QGIS is a free, open source, desktop mapping tool widely used in research, government, and commercial agencies in New Zealand and around the world.
NIWA's Quantum Map tool was based on an earlier version of QGIS. With the release of QGIS v2.6 in October 2014, Quantum Map has been merged with the main QGIS application, with additional functionality developed by NIWA available as plugins.
QGIS v2.6 can be downloaded from the main QGIS website, for Windows, Mac and Linux, in 32 and 64 bit versions. Download NIWA Quantum Map
Our Introduction to Quantum Map (PDF 268 KB) is still valid, although it was based on QGIS v1.8.
Let us know what you think - email Brent.Wood@niwa.co.nz.
Why is NIWA developing and supporting QGIS?
NIWA has established a programme supporting the New Zealand Government's policy on open data, using standards and protocols consistent with government guidelines, such as eGIF (e-Government Interoperability Framework) and the SDI (Spatial Data Infrastructure) Cookbook.
Making data available is only one step in NIWA's programme, equally important is ensuring the public can find and use the data being provided. QGIS is a free tool that people can use to access and use NIWA data, as well as data from any other agencies that provide their data using the same NZ and international standards. As a desktop tool rather than a web based application, users are easily able to use local datasets, perhaps private or confidential, in conjunction with NIWA's data. QGIS also provides an extensible platform for purpose specific tools to work with NIWA data, and NIWA is continuing to actively develop and enhance it, to better meet the needs of NIWA staff, with those enhancements automatically available to anyone, anywhere, who is using QGIS.
Another important part NIWA's programme for using free environmental data with free spatial software tools is education, training and support. NIWA has runs introductory workshops on QGIS, and on spatial data management with Postgis (a free, open source spatially enabled database application) in collaborations with Digital Mapping Solutions who provide a commercial software suite which includes QGIS.
Why is it free?
QGIS is free - there is no fee to download or use it. It is an Open Source application, the developers and maintainers of these programs are paid for the work they do directly by users of the tools, so sell support rather than the program itself. Some NIWA enhancements are part of the core QGIS application - such as additions to the Map Composer which provide fine control over degree annotations on map frames and are robust over 180o, so are automatically part of corer QGIS for anyone to use.
Some of the components developed by NIWA are implemented as plugins - extensions to QGIS which provide extra capabilities which users can add to their own QGIS installation if they desire. They are under continual development, but are available for use, even from an early stage of development. Users, or interested parties can contact NIWA (email@example.com) if they have any questions. These plugins include:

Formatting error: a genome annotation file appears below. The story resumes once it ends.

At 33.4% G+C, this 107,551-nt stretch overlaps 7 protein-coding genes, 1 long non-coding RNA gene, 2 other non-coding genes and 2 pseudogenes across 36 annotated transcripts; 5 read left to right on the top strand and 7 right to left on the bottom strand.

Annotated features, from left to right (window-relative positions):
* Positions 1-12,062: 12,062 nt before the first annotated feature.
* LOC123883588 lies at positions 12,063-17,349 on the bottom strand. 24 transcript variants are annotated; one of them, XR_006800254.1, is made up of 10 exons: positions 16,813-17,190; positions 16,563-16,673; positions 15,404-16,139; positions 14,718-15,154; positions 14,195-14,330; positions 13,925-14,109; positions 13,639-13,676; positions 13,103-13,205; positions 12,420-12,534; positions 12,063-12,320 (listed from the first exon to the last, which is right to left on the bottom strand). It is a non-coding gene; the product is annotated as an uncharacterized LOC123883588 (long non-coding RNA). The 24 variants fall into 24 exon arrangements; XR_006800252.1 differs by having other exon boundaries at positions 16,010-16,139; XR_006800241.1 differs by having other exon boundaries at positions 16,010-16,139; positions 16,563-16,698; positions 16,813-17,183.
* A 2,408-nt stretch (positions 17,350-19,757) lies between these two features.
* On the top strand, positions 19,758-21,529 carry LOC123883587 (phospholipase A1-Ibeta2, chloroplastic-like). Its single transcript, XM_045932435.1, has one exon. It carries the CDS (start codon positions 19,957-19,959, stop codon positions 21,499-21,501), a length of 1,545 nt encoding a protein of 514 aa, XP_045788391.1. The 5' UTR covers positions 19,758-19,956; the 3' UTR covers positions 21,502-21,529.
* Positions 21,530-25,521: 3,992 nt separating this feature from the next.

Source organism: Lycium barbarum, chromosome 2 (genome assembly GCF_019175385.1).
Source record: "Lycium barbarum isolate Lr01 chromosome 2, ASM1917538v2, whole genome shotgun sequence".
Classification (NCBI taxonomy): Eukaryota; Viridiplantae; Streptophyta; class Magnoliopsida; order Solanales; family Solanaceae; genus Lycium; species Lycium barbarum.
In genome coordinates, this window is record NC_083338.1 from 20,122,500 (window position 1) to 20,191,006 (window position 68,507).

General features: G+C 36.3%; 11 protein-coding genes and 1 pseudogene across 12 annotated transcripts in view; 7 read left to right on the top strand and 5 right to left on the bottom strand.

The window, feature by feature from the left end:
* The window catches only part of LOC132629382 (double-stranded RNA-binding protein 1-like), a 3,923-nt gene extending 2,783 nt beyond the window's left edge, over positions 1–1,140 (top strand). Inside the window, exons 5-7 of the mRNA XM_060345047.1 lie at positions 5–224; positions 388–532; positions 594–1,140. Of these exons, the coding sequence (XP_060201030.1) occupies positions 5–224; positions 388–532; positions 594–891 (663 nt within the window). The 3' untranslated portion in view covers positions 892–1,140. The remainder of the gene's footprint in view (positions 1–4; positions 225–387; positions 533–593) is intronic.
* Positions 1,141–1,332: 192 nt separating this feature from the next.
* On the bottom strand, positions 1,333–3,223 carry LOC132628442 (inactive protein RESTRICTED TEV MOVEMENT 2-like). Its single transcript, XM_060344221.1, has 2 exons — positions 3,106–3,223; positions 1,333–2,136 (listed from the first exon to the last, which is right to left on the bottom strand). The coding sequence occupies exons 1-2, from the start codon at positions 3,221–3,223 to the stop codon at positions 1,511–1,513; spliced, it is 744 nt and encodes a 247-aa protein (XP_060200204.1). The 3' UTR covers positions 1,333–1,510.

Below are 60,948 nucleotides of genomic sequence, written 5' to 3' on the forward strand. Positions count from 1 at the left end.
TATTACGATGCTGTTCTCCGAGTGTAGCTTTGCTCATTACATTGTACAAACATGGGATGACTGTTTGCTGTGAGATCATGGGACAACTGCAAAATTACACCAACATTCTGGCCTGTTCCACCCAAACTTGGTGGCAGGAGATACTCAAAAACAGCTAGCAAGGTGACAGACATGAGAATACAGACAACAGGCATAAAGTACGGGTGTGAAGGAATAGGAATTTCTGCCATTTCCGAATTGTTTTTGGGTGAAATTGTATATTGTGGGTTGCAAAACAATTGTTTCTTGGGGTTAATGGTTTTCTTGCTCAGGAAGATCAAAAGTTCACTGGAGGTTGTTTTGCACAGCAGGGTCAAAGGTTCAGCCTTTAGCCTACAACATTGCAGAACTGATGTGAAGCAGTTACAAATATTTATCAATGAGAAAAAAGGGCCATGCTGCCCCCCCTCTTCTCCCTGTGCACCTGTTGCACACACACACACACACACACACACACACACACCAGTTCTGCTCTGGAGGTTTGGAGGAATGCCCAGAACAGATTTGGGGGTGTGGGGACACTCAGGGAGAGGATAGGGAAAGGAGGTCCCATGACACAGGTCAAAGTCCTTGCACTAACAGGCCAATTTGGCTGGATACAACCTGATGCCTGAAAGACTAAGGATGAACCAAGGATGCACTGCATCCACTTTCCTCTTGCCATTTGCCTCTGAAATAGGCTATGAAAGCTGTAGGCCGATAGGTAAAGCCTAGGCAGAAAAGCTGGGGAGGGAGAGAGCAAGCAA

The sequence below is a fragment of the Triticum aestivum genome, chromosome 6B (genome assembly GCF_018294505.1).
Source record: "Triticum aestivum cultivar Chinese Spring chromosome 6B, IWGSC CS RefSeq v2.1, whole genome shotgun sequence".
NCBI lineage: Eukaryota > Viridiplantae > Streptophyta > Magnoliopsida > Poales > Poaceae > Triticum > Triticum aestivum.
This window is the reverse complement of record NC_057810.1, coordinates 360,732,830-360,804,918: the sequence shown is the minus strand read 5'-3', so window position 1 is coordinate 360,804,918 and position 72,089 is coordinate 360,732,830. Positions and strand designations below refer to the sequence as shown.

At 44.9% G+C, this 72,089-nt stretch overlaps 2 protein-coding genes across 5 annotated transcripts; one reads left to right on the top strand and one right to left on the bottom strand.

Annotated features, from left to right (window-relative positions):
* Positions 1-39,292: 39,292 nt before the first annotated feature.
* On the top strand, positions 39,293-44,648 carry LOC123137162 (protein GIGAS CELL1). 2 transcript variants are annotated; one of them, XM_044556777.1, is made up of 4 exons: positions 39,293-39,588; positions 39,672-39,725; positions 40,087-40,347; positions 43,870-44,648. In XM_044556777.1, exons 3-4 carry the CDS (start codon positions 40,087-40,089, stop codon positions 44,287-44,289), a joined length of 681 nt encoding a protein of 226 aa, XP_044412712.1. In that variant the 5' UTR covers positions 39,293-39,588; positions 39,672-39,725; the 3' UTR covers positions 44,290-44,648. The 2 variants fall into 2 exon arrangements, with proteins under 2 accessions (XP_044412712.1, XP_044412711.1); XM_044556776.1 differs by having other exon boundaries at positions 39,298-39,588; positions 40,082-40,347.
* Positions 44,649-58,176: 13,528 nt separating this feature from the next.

The Structured Conservation Planning plugin was inspired by a tool developed for the New Zealand Ministry for Primary Industries by Kim Ollivier. It was (very successfully) used to enable the collaborative development of Marine Protected Areas (MPA's) in the Ross Sea, Antarctica. It allows input from a variety of parties, with different interests, and provides a report on how well a proposed MPA meets agreed criteria when trested against spatial requirements from all the parties.The proposed MPA can be modified and the test re-run to attempt to defin an MPA that best meets all requirements.
Survey Planning Plugin
The Survey planning plugin allows users to calculate random points or coastal transects for a stratified random survey. QGIS can be used to create the survey area polygon(s), divide these into appropriate strata, define the number of sample sites and minimum distance between these per strata, and the plugin will generate random sample sites. Assuming the resulting survey data is provided in teh required format, it can also generate biomass estimates from the sample data.
SOS Plugin (under development)
This allows QGIS to present a map of observation sites (such as weather stations) and display or download selected time-series data using teh OGC SOS (v2.0) protocol. Datasets that are available from SOS servers hosted by CRI's, counciles, etc in NEw Zealand include climate, water quality and hydrometric data.
Web Data Plugin
This plugin enhances the ability of QGIS to connect to and manage data from OGC WFS/WMS services. It is able to harvest a CSW (Catalog Service for the Web) list of WFS & WMS services, from which a user can select and store favourites. It thus provides a discovery service for such services, integrated with an access tool. For users who desire to use the data or maps from such services offline, such as in the field with no internet access, the plugin allows uses to download the data & maps from both WFS and WMS services, and cache them locally. In the case of WMS, the user must define the resolution and number of map tiles to be cached - as the full source datasets can be many Gb.
This tool allows QGIS users to connect to a IPT (Internet Publishing Toolkit) server and download Darwin Core archives to use in QGIS. IPT is developed and provided by GBIF (Global Biodiversity Information Facility: http://ipt.gbif.org/) as a mechanism for transferring biodata sets between databases. The plugin opens up the world of biological species observations to QGIS users.